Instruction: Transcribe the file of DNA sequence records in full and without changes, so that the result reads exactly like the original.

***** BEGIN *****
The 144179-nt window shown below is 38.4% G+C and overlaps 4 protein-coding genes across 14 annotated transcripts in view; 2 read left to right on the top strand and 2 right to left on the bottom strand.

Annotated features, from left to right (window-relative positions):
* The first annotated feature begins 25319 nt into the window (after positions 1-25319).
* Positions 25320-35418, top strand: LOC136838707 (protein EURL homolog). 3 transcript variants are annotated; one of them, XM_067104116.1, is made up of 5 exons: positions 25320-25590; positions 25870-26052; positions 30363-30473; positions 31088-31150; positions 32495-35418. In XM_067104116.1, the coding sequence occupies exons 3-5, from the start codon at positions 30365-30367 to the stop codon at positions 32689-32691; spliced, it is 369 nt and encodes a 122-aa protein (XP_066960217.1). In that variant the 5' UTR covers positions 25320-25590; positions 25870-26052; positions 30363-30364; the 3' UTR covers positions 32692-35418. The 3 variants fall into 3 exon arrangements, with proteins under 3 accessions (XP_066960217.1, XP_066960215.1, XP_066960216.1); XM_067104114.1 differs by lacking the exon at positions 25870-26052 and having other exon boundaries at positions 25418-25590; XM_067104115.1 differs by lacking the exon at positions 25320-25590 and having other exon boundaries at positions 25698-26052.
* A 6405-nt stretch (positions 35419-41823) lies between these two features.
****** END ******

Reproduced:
The 144179-nt window shown below is 38.4% G+C and overlaps 4 protein-coding genes across 14 annotated transcripts in view; 2 read left to right on the top strand and 2 right to left on the bottom strand.

Annotated features, from left to right (window-relative positions):
* The first annotated feature begins 25319 nt into the window (after positions 1-25319).
* Positions 25320-35418, top strand: LOC136838707 (protein EURL homolog). 3 transcript variants are annotated; one of them, XM_067104116.1, is made up of 5 exons: positions 25320-25590; positions 25870-26052; positions 30363-30473; positions 31088-31150; positions 32495-35418. In XM_067104116.1, the coding sequence occupies exons 3-5, from the start codon at positions 30365-30367 to the stop codon at positions 32689-32691; spliced, it is 369 nt and encodes a 122-aa protein (XP_066960217.1). In that variant the 5' UTR covers positions 25320-25590; positions 25870-26052; positions 30363-30364; the 3' UTR covers positions 32692-35418. The 3 variants fall into 3 exon arrangements, with proteins under 3 accessions (XP_066960217.1, XP_066960215.1, XP_066960216.1); XM_067104114.1 differs by lacking the exon at positions 25870-26052 and having other exon boundaries at positions 25418-25590; XM_067104115.1 differs by lacking the exon at positions 25320-25590 and having other exon boundaries at positions 25698-26052.
* A 6405-nt stretch (positions 35419-41823) lies between these two features.